**Novel Approach: Information Quantity for Calculating Uncertainty of Mathematical Model**

**Published:**09 June 2017 by

**MDPI**in

**DIGITALISATION FOR A SUSTAINABLE SOCIETY**session

**Theoretical Information Studies**

**Abstract:**

Novel Approach: Information Quantity for

Calculating Uncertainty of Mathematical Model

Extended abstract

B.M. Menin

Almost all the readers remember the idea of our distant ancestors, according to which our Earth is surrounded by a glass dome with stars and planets reinforced on it. However, Democritus tried to explain to the masses the simple truth that the Earth is just a small particle in a vast universe, but Aristotle's picture was closer to those in power, so it lasted thousands of years.

Everything comes to an end, and modern science, totaling only 500 years, has made a real revolution in the consciousness of human individuals. Today without genetics, Big Ben, information theory, quantum electrodynamics and the theory of relativity, it is difficult to imagine the realization of flights into space, genetic engineering, nuclear power plants and, simply in theory, the era of relative abundance.

Now it is possible due to the widely used method of modeling in recent decades. It is based on accounting for a huge number of variables, the use of powerful computers and modern mathematical methods. That is why, in the scientific community the prevailing view is the more precise the instrument used for the model development, the more accurate the results. For example, 3,000 parameters are used for the program “Energyplus” elaborated by US department of Energy. However, energy simulation results can easily be 50–200% of the actual building energy use.

What can be done in order to overcome the apparent contradiction? In this case, the theory of similarity comes to the rescue. Applying the theory of similarity is motivated by the desire to generalize obtained results in the future for different areas of physical applications. In the study of the phenomena occurring in the world around us, it is advisable to consider not individual variables but their combination or complexes which have a definite physical meaning. Methods of the theory of similarity based on the analysis of integral-differential equations and boundary conditions, allow the identification of these complexes. In addition, the transition from dimensional physical quantities to dimensionless variables reduces the number of variables taken into account. But this is not enough to simplify the calculations.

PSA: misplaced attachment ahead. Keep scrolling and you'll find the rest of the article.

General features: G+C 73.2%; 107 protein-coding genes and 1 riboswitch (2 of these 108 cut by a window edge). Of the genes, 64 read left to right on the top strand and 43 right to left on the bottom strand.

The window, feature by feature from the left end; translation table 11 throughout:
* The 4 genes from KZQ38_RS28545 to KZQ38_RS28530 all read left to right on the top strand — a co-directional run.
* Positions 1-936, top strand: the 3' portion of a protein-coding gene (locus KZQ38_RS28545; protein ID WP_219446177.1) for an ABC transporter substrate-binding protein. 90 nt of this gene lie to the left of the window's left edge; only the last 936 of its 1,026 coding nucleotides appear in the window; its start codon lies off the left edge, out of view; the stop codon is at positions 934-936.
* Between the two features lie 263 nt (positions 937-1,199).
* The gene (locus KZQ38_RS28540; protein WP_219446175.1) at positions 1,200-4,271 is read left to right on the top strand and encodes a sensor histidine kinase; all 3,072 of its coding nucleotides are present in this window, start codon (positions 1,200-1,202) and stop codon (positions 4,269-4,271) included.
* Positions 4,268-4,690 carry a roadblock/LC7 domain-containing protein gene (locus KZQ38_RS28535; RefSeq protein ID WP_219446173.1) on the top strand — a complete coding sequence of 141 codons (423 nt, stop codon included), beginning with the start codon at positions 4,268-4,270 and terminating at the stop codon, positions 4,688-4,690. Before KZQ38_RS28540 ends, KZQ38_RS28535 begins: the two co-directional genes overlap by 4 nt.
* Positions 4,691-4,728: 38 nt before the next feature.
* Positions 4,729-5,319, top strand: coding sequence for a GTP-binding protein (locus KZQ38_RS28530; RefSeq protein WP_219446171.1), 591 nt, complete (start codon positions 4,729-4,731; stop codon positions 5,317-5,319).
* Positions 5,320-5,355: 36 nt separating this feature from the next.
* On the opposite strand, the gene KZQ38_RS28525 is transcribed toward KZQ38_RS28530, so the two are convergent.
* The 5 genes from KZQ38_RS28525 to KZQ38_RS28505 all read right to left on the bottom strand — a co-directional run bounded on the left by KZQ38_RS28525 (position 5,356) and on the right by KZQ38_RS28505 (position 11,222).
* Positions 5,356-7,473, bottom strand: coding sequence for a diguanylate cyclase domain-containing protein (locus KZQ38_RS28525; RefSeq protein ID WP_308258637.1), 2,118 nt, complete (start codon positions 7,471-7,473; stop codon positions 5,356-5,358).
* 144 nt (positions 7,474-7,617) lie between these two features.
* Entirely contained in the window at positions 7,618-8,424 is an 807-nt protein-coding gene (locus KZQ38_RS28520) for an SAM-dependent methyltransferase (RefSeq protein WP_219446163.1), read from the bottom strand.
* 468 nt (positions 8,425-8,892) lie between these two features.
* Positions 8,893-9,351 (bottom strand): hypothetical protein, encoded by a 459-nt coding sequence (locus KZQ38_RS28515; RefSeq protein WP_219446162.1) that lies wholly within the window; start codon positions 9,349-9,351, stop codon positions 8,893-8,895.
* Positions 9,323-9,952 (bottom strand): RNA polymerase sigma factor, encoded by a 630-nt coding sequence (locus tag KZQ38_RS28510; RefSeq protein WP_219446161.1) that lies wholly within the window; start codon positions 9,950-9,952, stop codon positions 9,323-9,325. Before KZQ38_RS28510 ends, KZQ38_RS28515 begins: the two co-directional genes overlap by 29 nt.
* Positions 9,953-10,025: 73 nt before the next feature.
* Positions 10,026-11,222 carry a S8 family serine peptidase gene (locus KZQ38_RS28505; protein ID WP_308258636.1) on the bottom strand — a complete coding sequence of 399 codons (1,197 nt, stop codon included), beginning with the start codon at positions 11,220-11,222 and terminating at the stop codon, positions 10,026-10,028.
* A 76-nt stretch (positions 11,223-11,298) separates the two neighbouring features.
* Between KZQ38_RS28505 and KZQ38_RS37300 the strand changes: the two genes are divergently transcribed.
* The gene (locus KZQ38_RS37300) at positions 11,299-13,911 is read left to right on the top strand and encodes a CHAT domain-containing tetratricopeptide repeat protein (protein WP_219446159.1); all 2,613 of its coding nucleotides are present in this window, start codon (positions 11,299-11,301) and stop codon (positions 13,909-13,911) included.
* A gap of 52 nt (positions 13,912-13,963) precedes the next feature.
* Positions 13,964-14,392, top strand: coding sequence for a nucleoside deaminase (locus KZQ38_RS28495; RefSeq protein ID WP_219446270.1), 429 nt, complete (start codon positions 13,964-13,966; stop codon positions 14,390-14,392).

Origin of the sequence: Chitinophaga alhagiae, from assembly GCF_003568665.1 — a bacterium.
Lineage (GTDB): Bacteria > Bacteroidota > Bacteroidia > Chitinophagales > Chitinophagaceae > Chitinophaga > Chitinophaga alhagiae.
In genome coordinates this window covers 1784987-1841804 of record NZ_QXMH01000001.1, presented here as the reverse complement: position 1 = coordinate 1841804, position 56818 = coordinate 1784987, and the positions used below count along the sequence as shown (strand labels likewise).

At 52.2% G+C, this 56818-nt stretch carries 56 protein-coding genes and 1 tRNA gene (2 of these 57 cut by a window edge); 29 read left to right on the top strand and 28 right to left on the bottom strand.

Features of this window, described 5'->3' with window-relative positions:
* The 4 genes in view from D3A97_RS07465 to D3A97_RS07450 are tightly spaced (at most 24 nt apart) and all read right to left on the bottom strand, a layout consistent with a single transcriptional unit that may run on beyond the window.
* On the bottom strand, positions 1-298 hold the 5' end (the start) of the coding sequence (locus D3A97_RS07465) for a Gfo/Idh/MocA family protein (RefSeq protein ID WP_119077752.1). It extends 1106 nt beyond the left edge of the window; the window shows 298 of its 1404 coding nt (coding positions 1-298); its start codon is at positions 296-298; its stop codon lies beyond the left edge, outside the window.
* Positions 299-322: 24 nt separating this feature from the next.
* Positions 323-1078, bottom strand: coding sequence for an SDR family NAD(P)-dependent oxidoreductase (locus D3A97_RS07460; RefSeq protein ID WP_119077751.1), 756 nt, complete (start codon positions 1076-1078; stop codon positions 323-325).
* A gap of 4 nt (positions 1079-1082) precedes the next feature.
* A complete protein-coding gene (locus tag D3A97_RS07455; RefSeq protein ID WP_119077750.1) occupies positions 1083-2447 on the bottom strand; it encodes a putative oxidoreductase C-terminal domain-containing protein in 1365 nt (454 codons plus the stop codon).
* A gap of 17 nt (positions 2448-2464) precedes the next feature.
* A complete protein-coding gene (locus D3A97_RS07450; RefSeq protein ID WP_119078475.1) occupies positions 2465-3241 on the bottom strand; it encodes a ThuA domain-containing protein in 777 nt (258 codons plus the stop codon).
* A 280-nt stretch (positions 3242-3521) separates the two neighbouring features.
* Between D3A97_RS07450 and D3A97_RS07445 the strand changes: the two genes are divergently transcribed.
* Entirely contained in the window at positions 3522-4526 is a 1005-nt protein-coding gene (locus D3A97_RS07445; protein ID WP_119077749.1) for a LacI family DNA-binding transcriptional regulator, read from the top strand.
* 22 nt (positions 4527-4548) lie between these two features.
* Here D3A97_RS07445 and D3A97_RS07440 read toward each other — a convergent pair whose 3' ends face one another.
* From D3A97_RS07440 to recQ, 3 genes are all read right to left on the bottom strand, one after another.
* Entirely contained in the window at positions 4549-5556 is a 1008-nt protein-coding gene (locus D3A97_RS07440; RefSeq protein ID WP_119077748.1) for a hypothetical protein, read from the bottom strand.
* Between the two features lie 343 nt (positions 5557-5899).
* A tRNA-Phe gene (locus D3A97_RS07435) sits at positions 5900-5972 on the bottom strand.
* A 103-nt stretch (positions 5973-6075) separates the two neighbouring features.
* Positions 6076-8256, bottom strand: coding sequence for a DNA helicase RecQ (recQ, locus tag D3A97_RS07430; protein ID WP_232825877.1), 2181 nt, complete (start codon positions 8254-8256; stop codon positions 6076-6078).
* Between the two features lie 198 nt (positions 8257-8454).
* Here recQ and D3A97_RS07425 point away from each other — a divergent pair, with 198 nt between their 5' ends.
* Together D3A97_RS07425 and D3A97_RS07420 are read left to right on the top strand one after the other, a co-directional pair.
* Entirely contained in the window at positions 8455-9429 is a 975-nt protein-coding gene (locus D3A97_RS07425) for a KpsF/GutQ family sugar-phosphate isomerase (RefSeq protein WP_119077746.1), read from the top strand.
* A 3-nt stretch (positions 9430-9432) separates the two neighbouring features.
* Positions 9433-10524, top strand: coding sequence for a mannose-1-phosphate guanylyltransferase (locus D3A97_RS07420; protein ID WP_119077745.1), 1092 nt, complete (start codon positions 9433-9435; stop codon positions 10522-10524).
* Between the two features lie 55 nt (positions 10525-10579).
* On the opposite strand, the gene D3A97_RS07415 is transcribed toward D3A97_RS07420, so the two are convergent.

Human intuition and experience suggests the simple, at first glance, truth. For a small number of variables, the researcher gets a very rough picture of the process being studied. In turn, the huge number of accounted variables can allow deep and thorough understanding of the structure of the phenomenon. However, with this apparent attractiveness, each variable brings its own uncertainty into the integrated (theoretical or experimental) uncertainty of the model or experiment. In addition, the complexity and cost of computer simulations and field tests increases enormously. Therefore, some optimal or rational number of variables that is specific to each of the studied processes must be considered in order to evaluate the physical-mathematical model.

In this case, the theory of information came to the aid of scientists. It happened because of the fact that simulation is an information process in which a developed model receives information about the state and behavior of the observed object. This information is the main subject of interest in the theory of modeling.

The model is a framework of ideas and concepts from which a researcher/observer interprets his intuition, experience, observations and experimental results. It includes physical structure-model and mathematical structure-model. Physical model is expressed as a set of natural law’s inherent to the recognized object. It interprets a mathematical model, including its assumptions and constraints. Mathematical model is a set of equations using symbolic representations of quantitative variables in a simplified physical system. It helps modeler to understand and quantifies physical model, thus enabling the physical-mathematical model to make precise predictions and different applications.

The process of formulating a physical-mathematical model can be called processing information when the information and/or its initial representations about the object under study do not change, but new information is created. Physicists and engineers receive information about the observed process and can develop scientific laws and analyze natural phenomena or technical processes only on the basis of this information.